National Household Survey on Drug Abuse, 1988 (ICPSR 9522)
This series measures the prevalence and correlates of drug use in the United States. The surveys are designed to provide quarterly, as well as annual, estimates. Information is provided on the use of illicit drugs, alcohol, anabolic steroids, and tobacco among members of United States households aged 12 and older. Questions include age at first use, as well as lifetime, annual, and past-month usage for the following drug classes: marijuana, inhalants, cocaine, hallucinogens, heroin, alcohol, tobacco, and nonmedical use of psychotherapeutics. Respondents were also asked about problems resulting from their use of drugs, alcohol, and tobacco, their perceptions of the risks involved, insurance coverage, and personal and family income sources and amounts. Demographic data include gender, race, ethnicity, educational level, job status, income level, household composition, and population density.
United States Department of Health and Human Services. National Institutes of Health. National Institute on Drug Abuse. National Household Survey on Drug Abuse, 1988. ICPSR09522-v4. Ann Arbor, MI: Inter-university Consortium for Political and Social Research [distributor], 2013-06-19. http://doi.org/10.3886/ICPSR09522.v4
Persistent URL: http://doi.org/10.3886/ICPSR09522.v4
This study was funded by:
- United States Department of Health and Human Services. National Institutes of Health. National Institute on Drug Abuse (271-89-8333)
Scope of Study
Subject Terms: alcohol abuse, alcohol consumption, amphetamines, barbiturates, cocaine, drug abuse, drug use, drugs, hallucinogens, heroin, households, inhalants, marijuana, methamphetamine, prescription drugs, sedatives, smoking, stimulants, substance abuse, substance abuse treatment, tobacco use, tranquilizers, youths
Geographic Coverage: United States
Data were collected by Research Triangle Institute, Research Triangle Park, NC, and prepared for release by National Opinion Research Center, Chicago, IL.
For selected variables, statistical imputation was performed following logical imputation to replace missing responses. Unique code values (7, 8, or 9) were assigned to the recency-of-use variable when such logical imputation occurred. These code values are readily identifiable by the phrase "... LOGICALLY IMPUTED" in the code value descriptions. For those recency-of-use variables with missing data for which no indication of use of the drug could be found by examination of all relevant variables in the record, a code value of 91 ("Never Used") was assigned if there were one or more indications of such nonuse in the set of relevant variables.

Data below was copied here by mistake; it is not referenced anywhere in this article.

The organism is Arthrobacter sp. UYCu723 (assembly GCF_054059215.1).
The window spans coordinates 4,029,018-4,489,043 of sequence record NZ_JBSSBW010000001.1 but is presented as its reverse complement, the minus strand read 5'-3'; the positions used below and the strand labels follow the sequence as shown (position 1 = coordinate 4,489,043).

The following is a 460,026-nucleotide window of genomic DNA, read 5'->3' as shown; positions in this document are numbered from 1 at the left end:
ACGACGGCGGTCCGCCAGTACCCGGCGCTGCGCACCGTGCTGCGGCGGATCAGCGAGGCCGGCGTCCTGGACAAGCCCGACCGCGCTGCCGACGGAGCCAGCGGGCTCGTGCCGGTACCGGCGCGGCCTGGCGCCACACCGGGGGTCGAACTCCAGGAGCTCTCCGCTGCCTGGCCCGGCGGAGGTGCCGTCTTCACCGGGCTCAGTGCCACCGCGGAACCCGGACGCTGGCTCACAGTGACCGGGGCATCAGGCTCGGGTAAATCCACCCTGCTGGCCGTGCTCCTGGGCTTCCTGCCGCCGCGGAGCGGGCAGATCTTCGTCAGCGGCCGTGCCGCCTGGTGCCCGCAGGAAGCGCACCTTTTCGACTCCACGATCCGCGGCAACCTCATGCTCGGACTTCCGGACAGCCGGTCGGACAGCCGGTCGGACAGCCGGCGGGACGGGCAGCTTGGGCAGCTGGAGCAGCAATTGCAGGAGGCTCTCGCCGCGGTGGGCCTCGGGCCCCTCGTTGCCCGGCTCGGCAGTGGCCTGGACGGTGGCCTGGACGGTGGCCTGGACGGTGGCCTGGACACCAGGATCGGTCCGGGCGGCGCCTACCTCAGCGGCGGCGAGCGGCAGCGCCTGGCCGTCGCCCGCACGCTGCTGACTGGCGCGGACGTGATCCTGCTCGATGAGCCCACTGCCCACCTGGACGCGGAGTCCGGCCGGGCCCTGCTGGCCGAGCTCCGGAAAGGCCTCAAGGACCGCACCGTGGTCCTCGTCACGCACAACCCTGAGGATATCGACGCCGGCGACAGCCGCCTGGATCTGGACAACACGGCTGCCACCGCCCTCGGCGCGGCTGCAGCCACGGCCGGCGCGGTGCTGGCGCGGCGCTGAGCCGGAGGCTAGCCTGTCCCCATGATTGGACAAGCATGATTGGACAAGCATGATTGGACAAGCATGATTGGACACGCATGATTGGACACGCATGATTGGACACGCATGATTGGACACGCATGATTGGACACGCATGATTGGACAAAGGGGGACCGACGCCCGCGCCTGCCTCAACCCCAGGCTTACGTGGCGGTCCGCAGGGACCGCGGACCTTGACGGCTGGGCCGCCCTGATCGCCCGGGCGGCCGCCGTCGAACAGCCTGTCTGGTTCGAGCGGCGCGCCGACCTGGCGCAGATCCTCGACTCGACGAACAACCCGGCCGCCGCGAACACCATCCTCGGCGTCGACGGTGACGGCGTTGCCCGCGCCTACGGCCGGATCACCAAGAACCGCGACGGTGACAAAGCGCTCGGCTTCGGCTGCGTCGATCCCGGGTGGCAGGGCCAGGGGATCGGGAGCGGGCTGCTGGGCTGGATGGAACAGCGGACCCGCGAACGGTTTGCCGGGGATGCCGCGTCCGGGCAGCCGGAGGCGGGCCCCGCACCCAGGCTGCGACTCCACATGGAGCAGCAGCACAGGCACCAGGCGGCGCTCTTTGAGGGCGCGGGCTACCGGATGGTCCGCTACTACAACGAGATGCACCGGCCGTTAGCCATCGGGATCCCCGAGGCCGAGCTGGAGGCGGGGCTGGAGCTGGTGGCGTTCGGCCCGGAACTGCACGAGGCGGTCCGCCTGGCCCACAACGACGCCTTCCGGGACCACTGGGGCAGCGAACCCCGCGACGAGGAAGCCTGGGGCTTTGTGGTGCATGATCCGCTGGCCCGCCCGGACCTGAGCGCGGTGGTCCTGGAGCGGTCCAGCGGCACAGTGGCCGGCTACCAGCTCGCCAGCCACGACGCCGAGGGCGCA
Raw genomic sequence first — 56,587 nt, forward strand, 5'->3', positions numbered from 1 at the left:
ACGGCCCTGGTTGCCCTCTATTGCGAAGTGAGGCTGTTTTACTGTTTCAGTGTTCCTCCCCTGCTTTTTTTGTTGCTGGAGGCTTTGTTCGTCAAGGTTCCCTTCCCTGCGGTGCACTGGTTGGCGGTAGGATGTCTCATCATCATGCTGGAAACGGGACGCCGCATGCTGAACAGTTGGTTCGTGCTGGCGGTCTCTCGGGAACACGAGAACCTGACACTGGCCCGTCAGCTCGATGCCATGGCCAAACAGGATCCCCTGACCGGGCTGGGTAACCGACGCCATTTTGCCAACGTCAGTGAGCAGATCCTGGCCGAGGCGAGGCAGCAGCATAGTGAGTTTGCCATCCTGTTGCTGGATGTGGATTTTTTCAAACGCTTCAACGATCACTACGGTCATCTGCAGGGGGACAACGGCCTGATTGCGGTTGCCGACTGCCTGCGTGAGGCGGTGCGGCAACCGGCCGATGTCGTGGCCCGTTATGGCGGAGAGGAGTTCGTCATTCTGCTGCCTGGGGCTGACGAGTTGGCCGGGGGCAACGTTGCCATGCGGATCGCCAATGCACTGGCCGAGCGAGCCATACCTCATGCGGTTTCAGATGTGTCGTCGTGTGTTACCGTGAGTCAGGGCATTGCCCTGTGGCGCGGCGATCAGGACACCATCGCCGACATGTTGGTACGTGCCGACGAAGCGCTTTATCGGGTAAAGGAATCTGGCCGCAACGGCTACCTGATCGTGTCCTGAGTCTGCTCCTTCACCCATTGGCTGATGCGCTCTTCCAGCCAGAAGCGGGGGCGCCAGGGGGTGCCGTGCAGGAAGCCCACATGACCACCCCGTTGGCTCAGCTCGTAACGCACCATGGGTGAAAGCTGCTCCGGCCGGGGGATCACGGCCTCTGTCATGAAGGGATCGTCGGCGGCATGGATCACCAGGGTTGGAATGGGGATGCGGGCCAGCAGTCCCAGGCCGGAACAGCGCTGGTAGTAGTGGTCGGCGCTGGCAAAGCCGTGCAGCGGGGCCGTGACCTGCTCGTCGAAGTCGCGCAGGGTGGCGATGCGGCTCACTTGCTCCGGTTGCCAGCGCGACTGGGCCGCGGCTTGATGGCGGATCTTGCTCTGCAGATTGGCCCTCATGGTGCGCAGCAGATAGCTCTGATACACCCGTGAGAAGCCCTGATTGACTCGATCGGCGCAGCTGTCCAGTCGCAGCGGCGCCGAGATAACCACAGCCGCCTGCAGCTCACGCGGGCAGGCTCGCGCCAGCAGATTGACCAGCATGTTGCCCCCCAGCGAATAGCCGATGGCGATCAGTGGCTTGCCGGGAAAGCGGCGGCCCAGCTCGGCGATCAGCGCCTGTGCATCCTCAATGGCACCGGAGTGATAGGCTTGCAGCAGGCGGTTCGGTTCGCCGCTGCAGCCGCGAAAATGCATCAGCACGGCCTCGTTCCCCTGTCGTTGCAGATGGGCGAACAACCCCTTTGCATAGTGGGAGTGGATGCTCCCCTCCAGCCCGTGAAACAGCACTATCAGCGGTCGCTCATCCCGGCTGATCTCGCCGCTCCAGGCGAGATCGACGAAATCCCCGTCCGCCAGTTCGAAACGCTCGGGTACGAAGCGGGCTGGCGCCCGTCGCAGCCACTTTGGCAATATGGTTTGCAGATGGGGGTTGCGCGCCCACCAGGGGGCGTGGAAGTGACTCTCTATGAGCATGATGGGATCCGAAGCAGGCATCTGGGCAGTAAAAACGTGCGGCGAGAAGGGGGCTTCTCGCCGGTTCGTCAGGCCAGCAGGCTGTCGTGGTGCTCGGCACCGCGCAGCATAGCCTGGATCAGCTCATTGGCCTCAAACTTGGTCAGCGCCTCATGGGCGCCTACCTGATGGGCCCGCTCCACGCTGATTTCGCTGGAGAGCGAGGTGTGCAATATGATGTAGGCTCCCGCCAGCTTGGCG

Data were weighted based on the three stages of sampling that were used. The person-level sampling weight is the product of the three-stage sampling weights, each of which is equal to the inverse of the selection probability for that stage. Adjustments were made to compensate for nonresponse and sampling error. Adjustments also included trimming sample weights to reduce excessive weight variation and a post-stratification to Census population estimates.
To protect the anonymity of respondents, all variables that could be used to identify individuals have been deleted from the public use file.
For some drugs that have multiple names, questions regarding the use of that drug may be asked for each distinct name. For example, even though methamphetamine, methedrine and desoxyn are the same drug, their use was measured in three separate variables.
Weight: At the conclusion of data collection for the study, sample weights were constructed that reflect the various stages of sampling described in the codebook. These sample weights were then adjusted to account for sample households and persons who could not be found at home or who refused to participate. Finally, a poststratification adjustment was performed on the weights using November 1, 1988, Census population estimates. This adjusted weight (ANALWT) is the analysis weight for use in estimation. The calculation of sampling weights was based on the stratified, three-stage design of the study. Specifically, the household sampling weight is the product of the three stagewise sampling weights, each of which is equal to the inverse of the selection probability for that stage.
personal interviews, including self-enumerated answer sheets for questions on drugs
Extent of Processing: ICPSR data undergo a confidentiality review and are altered when necessary to limit the risk of disclosure. ICPSR also routinely creates ready-to-go data files along with setups in the major statistical software formats as well as standard codebooks to accompany the data. In addition to these procedures, ICPSR performed the following processing steps for this data collection:
- Performed consistency checks.
- Standardized missing values.
- Created online analysis version with question text.
- Checked for undocumented or out-of-range codes.
Restrictions: Users are reminded by the United States Department of Health and Human Services that these data are to be used solely for statistical analysis and reporting of aggregated information and not for the investigation of specific individuals or treatment facilities.
Original ICPSR Release: 1991-05-03
- 2013-06-19 Updated variable-level ddi files released.
- 2008-07-23 New files were added. These files included one or more of the following: Stata setup, SAS transport (CPORT), SPSS system, Stata system, SAS supplemental syntax, and Stata supplemental syntax files, and tab-delimited ASCII data file. The variable CASEID was also added to the dataset.
- 1999-04-26 SAS and SPSS data definition statements have been updated to include value labels and missing values sections.
- 1997-12-12 A machine-readable codebook in Portable Document Format (PDF) is now available.
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